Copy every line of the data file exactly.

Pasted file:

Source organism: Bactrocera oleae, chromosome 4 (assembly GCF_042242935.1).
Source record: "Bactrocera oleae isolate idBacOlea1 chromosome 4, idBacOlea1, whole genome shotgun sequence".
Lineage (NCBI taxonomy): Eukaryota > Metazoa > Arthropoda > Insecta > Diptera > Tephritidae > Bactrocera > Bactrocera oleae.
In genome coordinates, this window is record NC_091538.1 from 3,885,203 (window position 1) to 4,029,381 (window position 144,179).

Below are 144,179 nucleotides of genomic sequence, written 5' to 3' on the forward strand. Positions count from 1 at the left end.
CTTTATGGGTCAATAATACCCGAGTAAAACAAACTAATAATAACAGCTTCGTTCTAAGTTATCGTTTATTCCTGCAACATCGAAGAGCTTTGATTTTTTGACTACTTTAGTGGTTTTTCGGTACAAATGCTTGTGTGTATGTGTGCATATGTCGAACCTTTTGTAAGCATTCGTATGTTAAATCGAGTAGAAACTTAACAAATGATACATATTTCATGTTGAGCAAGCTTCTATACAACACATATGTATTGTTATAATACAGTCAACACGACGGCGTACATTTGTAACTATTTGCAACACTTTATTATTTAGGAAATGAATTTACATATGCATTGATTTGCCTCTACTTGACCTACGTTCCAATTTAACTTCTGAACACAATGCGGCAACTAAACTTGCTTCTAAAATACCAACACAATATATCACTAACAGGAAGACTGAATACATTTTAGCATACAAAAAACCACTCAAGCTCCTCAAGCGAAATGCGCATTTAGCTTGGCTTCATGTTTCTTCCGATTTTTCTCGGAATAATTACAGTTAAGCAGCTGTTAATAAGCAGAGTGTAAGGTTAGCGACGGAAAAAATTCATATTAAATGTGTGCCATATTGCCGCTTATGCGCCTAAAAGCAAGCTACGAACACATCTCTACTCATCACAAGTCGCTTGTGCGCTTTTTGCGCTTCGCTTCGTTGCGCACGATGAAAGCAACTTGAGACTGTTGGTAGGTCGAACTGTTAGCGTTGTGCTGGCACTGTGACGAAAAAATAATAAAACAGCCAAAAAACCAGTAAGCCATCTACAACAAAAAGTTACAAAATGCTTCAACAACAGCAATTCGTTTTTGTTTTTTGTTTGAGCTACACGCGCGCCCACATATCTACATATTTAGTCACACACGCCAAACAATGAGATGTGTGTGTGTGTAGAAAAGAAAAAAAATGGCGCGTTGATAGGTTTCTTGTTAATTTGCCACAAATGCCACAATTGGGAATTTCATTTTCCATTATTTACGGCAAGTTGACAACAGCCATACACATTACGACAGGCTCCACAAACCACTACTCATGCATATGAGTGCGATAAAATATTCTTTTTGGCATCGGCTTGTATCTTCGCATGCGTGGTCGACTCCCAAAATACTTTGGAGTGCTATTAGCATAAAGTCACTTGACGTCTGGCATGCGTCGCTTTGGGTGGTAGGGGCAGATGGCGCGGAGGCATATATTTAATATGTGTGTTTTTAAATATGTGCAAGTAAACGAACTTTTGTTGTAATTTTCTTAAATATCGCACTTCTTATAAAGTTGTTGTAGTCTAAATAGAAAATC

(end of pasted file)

Source organism: Bactrocera oleae, chromosome 4 (assembly GCF_042242935.1).
Source record: "Bactrocera oleae isolate idBacOlea1 chromosome 4, idBacOlea1, whole genome shotgun sequence".
Lineage (NCBI taxonomy): Eukaryota > Metazoa > Arthropoda > Insecta > Diptera > Tephritidae > Bactrocera > Bactrocera oleae.
In genome coordinates, this window is record NC_091538.1 from 3,885,203 (window position 1) to 4,029,381 (window position 144,179).

Below are 144,179 nucleotides of genomic sequence, written 5' to 3' on the forward strand. Positions count from 1 at the left end.
CTTTATGGGTCAATAATACCCGAGTAAAACAAACTAATAATAACAGCTTCGTTCTAAGTTATCGTTTATTCCTGCAACATCGAAGAGCTTTGATTTTTTGACTACTTTAGTGGTTTTTCGGTACAAATGCTTGTGTGTATGTGTGCATATGTCGAACCTTTTGTAAGCATTCGTATGTTAAATCGAGTAGAAACTTAACAAATGATACATATTTCATGTTGAGCAAGCTTCTATACAACACATATGTATTGTTATAATACAGTCAACACGACGGCGTACATTTGTAACTATTTGCAACACTTTATTATTTAGGAAATGAATTTACATATGCATTGATTTGCCTCTACTTGACCTACGTTCCAATTTAACTTCTGAACACAATGCGGCAACTAAACTTGCTTCTAAAATACCAACACAATATATCACTAACAGGAAGACTGAATACATTTTAGCATACAAAAAACCACTCAAGCTCCTCAAGCGAAATGCGCATTTAGCTTGGCTTCATGTTTCTTCCGATTTTTCTCGGAATAATTACAGTTAAGCAGCTGTTAATAAGCAGAGTGTAAGGTTAGCGACGGAAAAAATTCATATTAAATGTGTGCCATATTGCCGCTTATGCGCCTAAAAGCAAGCTACGAACACATCTCTACTCATCACAAGTCGCTTGTGCGCTTTTTGCGCTTCGCTTCGTTGCGCACGATGAAAGCAACTTGAGACTGTTGGTAGGTCGAACTGTTAGCGTTGTGCTGGCACTGTGACGAAAAAATAATAAAACAGCCAAAAAACCAGTAAGCCATCTACAACAAAAAGTTACAAAATGCTTCAACAACAGCAATTCGTTTTTGTTTTTTGTTTGAGCTACACGCGCGCCCACATATCTACATATTTAGTCACACACGCCAAACAATGAGATGTGTGTGTGTGTAGAAAAGAAAAAAAATGGCGCGTTGATAGGTTTCTTGTTAATTTGCCACAAATGCCACAATTGGGAATTTCATTTTCCATTATTTACGGCAAGTTGACAACAGCCATACACATTACGACAGGCTCCACAAACCACTACTCATGCATATGAGTGCGATAAAATATTCTTTTTGGCATCGGCTTGTATCTTCGCATGCGTGGTCGACTCCCAAAATACTTTGGAGTGCTATTAGCATAAAGTCACTTGACGTCTGGCATGCGTCGCTTTGGGTGGTAGGGGCAGATGGCGCGGAGGCATATATTTAATATGTGTGTTTTTAAATATGTGCAAGTAAACGAACTTTTGTTGTAATTTTCTTAAATATCGCACTTCTTATAAAGTTGTTGTAGTCTAAATAGAAAATC